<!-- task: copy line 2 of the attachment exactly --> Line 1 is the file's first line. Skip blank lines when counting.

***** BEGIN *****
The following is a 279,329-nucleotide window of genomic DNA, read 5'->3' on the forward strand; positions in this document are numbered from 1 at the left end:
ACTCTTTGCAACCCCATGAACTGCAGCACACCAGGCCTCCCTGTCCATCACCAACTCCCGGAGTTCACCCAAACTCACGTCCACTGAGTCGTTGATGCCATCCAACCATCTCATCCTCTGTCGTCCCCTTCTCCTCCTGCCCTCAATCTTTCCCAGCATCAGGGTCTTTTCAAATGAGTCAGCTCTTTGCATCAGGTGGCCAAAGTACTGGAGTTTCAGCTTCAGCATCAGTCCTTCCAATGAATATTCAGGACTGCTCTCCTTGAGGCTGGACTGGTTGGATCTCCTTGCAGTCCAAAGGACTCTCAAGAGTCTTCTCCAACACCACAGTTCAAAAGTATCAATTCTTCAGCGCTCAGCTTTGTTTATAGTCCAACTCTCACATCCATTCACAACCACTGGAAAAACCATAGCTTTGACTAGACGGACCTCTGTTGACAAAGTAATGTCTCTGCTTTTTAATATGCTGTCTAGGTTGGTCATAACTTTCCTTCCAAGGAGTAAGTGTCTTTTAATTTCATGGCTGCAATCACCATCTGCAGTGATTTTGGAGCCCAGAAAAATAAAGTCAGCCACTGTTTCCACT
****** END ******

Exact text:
ACTCTTTGCAACCCCATGAACTGCAGCACACCAGGCCTCCCTGTCCATCACCAACTCCCGGAGTTCACCCAAACTCACGTCCACTGAGTCGTTGATGCCATCCAACCATCTCATCCTCTGTCGTCCCCTTCTCCTCCTGCCCTCAATCTTTCCCAGCATCAGGGTCTTTTCAAATGAGTCAGCTCTTTGCATCAGGTGGCCAAAGTACTGGAGTTTCAGCTTCAGCATCAGTCCTTCCAATGAATATTCAGGACTGCTCTCCTTGAGGCTGGACTGGTTGGATCTCCTTGCAGTCCAAAGGACTCTCAAGAGTCTTCTCCAACACCACAGTTCAAAAGTATCAATTCTTCAGCGCTCAGCTTTGTTTATAGTCCAACTCTCACATCCATTCACAACCACTGGAAAAACCATAGCTTTGACTAGACGGACCTCTGTTGACAAAGTAATGTCTCTGCTTTTTAATATGCTGTCTAGGTTGGTCATAACTTTCCTTCCAAGGAGTAAGTGTCTTTTAATTTCATGGCTGCAATCACCATCTGCAGTGATTTTGGAGCCCAGAAAAATAAAGTCAGCCACTGTTTCCACT